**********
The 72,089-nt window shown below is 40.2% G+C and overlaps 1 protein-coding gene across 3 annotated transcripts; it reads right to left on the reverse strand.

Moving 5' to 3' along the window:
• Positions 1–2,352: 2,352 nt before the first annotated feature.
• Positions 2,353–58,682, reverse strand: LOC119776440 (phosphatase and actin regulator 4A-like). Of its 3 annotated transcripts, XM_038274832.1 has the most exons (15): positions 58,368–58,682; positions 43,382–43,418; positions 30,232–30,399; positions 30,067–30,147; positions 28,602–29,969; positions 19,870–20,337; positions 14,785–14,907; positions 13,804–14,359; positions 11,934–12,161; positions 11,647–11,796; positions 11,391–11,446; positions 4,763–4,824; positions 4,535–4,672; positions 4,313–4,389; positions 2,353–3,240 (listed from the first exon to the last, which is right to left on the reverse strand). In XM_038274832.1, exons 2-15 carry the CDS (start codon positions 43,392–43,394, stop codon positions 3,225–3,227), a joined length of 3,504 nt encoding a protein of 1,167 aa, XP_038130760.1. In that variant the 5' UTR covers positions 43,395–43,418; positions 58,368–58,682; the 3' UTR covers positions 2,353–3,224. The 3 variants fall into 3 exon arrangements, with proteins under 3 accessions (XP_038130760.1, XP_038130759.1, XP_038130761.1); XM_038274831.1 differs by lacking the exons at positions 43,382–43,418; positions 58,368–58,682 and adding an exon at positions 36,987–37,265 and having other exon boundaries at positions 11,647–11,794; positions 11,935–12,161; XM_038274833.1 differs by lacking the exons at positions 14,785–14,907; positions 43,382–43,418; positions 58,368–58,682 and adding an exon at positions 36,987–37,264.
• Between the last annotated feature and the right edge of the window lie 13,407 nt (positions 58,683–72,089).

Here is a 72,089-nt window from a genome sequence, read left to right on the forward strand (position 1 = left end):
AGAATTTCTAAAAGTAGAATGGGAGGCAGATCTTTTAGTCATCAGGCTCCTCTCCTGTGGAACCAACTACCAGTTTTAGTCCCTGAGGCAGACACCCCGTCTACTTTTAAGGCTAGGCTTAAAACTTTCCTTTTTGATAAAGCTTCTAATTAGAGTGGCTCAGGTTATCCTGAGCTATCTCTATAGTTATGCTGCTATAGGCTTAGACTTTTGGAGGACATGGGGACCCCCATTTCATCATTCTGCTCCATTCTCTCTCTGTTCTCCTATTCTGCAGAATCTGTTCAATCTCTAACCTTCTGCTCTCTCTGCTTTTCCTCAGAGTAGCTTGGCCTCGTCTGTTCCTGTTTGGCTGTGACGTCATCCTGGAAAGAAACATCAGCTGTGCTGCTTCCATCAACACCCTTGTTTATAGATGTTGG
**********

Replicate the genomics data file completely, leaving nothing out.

The 72,089-nt window shown below is 40.2% G+C and overlaps 1 protein-coding gene across 3 annotated transcripts; it reads right to left on the reverse strand.

Moving 5' to 3' along the window:
• Positions 1–2,352: 2,352 nt before the first annotated feature.
• Positions 2,353–58,682, reverse strand: LOC119776440 (phosphatase and actin regulator 4A-like). Of its 3 annotated transcripts, XM_038274832.1 has the most exons (15): positions 58,368–58,682; positions 43,382–43,418; positions 30,232–30,399; positions 30,067–30,147; positions 28,602–29,969; positions 19,870–20,337; positions 14,785–14,907; positions 13,804–14,359; positions 11,934–12,161; positions 11,647–11,796; positions 11,391–11,446; positions 4,763–4,824; positions 4,535–4,672; positions 4,313–4,389; positions 2,353–3,240 (listed from the first exon to the last, which is right to left on the reverse strand). In XM_038274832.1, exons 2-15 carry the CDS (start codon positions 43,392–43,394, stop codon positions 3,225–3,227), a joined length of 3,504 nt encoding a protein of 1,167 aa, XP_038130760.1. In that variant the 5' UTR covers positions 43,395–43,418; positions 58,368–58,682; the 3' UTR covers positions 2,353–3,224. The 3 variants fall into 3 exon arrangements, with proteins under 3 accessions (XP_038130760.1, XP_038130759.1, XP_038130761.1); XM_038274831.1 differs by lacking the exons at positions 43,382–43,418; positions 58,368–58,682 and adding an exon at positions 36,987–37,265 and having other exon boundaries at positions 11,647–11,794; positions 11,935–12,161; XM_038274833.1 differs by lacking the exons at positions 14,785–14,907; positions 43,382–43,418; positions 58,368–58,682 and adding an exon at positions 36,987–37,264.
• Between the last annotated feature and the right edge of the window lie 13,407 nt (positions 58,683–72,089).

Here is a 72,089-nt window from a genome sequence, read left to right on the forward strand (position 1 = left end):
AGAATTTCTAAAAGTAGAATGGGAGGCAGATCTTTTAGTCATCAGGCTCCTCTCCTGTGGAACCAACTACCAGTTTTAGTCCCTGAGGCAGACACCCCGTCTACTTTTAAGGCTAGGCTTAAAACTTTCCTTTTTGATAAAGCTTCTAATTAGAGTGGCTCAGGTTATCCTGAGCTATCTCTATAGTTATGCTGCTATAGGCTTAGACTTTTGGAGGACATGGGGACCCCCATTTCATCATTCTGCTCCATTCTCTCTCTGTTCTCCTATTCTGCAGAATCTGTTCAATCTCTAACCTTCTGCTCTCTCTGCTTTTCCTCAGAGTAGCTTGGCCTCGTCTGTTCCTGTTTGGCTGTGACGTCATCCTGGAAAGAAACATCAGCTGTGCTGCTTCCATCAACACCCTTGTTTATAGATGTTGG